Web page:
Caramelized Onion and Cherry Tomato Focaccia

Whoever told you baking bread at home was easy kind of lied to you! There, we said it. Bread baking is not a simple task. If it were easy, every single home baker across the world would be baking their own wonderful, crispy crusted bread with soft and moist centers every single day.
After all, we live in the age of convenience. Buying a loaf of a freshly baked baguette, ciabatta, whole grain or a chocolate croissant at the grocery store or bakery is accessible to so many of us. But when you have a little extra time, there is no greater satisfaction than working with your own dough and enjoying the rewards of the hard work you reaped on your kitchen counter.
Breaking Bread Society was created to inspire you to bake more bread in your kitchen. We want you to bake along with us every month and break bread with your family and friends. We want to spark a bread baking passion across the nation and the world around. We know it’s not an easy task and we are here to help you along the way.
Each of our founders has a different background, complementing each other in various ways:
There is me: Lora of Cake Duchess, the Italian baker of the group. I’ve been told I have a way with traditional and classic Italian breads like no other. As a young girl, I got bit with the baking bug making my first pizzas and breads with my family at our pizzeria and later at our family restaurant. Married to an Italian executive chef, my baking repertoire has grown baking alongside my husband, mother-in-law and grandmother-in-law.  You can find my Cornmeal Peasant Boule featured on Fine Cooking’s Best of the Blogs. I’m passionate about bread baking and I am excited to learn alongside my #breakingbread bakers.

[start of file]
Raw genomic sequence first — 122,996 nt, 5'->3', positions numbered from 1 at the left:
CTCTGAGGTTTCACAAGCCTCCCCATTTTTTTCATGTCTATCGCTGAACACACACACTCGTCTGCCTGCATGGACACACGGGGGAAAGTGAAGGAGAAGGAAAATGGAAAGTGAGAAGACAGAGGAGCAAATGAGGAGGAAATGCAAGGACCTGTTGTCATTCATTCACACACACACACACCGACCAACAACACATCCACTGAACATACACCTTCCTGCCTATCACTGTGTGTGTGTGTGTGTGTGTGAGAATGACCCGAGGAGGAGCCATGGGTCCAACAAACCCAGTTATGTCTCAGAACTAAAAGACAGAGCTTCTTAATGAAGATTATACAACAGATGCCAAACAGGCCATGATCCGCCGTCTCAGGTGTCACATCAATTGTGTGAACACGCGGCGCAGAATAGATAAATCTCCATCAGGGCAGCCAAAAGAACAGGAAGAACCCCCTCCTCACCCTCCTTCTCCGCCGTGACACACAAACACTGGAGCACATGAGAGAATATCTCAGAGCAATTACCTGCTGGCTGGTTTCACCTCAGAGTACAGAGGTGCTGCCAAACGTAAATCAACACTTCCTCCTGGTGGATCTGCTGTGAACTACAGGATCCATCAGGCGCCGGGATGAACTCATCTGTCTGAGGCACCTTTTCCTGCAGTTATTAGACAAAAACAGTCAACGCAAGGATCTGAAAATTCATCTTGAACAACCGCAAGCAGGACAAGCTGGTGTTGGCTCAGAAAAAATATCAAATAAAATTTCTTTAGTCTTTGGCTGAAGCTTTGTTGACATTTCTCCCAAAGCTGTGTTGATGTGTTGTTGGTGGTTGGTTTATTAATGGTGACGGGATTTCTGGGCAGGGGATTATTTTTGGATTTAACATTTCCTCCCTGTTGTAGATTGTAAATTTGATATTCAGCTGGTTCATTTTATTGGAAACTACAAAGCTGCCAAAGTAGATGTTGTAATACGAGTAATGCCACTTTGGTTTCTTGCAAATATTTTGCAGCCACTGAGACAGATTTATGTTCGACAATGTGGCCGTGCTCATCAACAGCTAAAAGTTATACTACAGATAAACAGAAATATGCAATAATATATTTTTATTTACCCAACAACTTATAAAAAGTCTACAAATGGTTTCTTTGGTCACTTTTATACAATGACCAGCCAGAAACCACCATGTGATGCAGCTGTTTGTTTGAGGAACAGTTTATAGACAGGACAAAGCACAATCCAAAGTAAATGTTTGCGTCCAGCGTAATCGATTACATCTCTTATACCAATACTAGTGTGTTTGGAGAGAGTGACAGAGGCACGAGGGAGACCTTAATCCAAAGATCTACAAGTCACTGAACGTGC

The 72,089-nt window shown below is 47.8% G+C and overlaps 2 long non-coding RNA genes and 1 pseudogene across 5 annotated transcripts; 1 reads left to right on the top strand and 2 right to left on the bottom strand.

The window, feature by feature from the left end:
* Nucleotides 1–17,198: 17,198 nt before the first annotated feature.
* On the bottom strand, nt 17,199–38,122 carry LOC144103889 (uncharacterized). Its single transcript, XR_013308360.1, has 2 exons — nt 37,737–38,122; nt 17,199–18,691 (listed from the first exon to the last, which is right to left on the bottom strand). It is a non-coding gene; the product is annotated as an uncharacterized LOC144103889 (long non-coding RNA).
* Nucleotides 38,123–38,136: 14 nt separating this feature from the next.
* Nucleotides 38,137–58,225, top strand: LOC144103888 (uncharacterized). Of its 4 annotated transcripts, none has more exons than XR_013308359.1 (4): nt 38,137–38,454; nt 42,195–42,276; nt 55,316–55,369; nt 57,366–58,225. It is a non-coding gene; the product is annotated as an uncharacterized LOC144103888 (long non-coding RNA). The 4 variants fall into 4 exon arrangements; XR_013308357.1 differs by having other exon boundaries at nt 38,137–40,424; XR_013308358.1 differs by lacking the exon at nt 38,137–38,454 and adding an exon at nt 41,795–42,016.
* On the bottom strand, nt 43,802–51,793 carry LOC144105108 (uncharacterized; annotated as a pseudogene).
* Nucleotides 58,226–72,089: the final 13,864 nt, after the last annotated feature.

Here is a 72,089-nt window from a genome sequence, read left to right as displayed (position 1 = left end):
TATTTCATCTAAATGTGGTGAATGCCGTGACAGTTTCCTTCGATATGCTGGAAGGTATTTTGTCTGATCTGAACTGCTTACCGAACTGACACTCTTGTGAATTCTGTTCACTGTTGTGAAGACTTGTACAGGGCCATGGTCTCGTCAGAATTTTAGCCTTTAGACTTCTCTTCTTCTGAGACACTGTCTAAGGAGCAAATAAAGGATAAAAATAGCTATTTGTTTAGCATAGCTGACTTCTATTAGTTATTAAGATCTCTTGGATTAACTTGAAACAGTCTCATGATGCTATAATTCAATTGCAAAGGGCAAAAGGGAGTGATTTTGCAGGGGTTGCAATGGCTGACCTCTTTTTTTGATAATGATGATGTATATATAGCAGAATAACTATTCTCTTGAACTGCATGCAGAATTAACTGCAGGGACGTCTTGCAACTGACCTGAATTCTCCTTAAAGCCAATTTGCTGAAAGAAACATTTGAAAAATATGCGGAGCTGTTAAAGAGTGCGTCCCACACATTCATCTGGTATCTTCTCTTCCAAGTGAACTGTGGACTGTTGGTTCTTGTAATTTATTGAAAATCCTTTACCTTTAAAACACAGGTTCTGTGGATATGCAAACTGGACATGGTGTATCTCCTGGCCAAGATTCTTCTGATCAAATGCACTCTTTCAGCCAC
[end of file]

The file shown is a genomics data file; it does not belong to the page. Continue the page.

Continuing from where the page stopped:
Shulie of Food Wanderings, with a couple decades of baking with yeast experience and expertise, is known for her recipe development, food writing and Mediterranean and Indian cooking classes. Born to Bombay born and raised Indian parents, she comes to us from Israel by way of a DC suburb. Her food and culture writings, recipes and food photography have been showcased in nationally and internationally acclaimed publications. You can find her step by step quince stuffed challah rolls published in The Washington Post.
Last but not least, Marnely of Cooking with Books, our professionally trained baker comes to us from the Caribbean island of Dominican Republic and has studied at the world-renowned Culinary Institute of America. Her baking is best known to be spontaneous and influenced by tropical flavors. She currently lives with her husband on the island of Martha’s Vineyard, where she works as a pastry chef in a private golf club, as well as develops recipes for national food brands. You can find her writing for Marcus Samuelsson and Honest Cooking.
What unites us three bakers and all of you? The love of bread and a dear & growing friendship in the Breaking Bread Society! We love baking bread because people love eating real bread; delectable bread steaming hot right out of the oven. We love the discovery of a new recipe and learning new techniques about a bread recipe we may have not tried before. We are here to discover new flavors, new textures, and new ways to experience bread at the table with our friends and family, and most importantly, WITH YOU!
Whether you bake along with us every month or just once, we want to inspire you to love baking your own bread one loaf at a time. We encourage you to make the recipe your own. Check out Marnely of Cooking with Books and Shulie from Food Wanderings recipe ideas for inspiration. Be creative and add your own toppings or bake it as we did.  Read all about our Breaking Bread Society adventures and let’s unite in #breakingbread together:

Bake this month’s bread and post it on your blog with #BreakingBread in the title of the post by June 1st:
  • Include a link back to the current #BreakingBread hostess’ blog (that is me!)
  • Link your post to the linky tool below. It must be a focaccia baked in May 2012 and if you use this recipe, it must include in the recipe: Copyright (c) Nick Malgieri 1995, All Rights Reserved
  • We would love to connect with you on Twitter; Tweet us at @Breaking_Bread  and tag it #BreakingBread!

When I made this focaccia below, I wasn’t sure how it would turn out. It was one of the last ones I made. The dough seemed a little more wet than the other batches were. I could barely dimple the dough and I have to say, it was the best out of all them. The crust was crispy and the crumb was soft perfection. Sometimes when you expect a baking failure you may get pleasantly surprised. Never give up on your dough.;)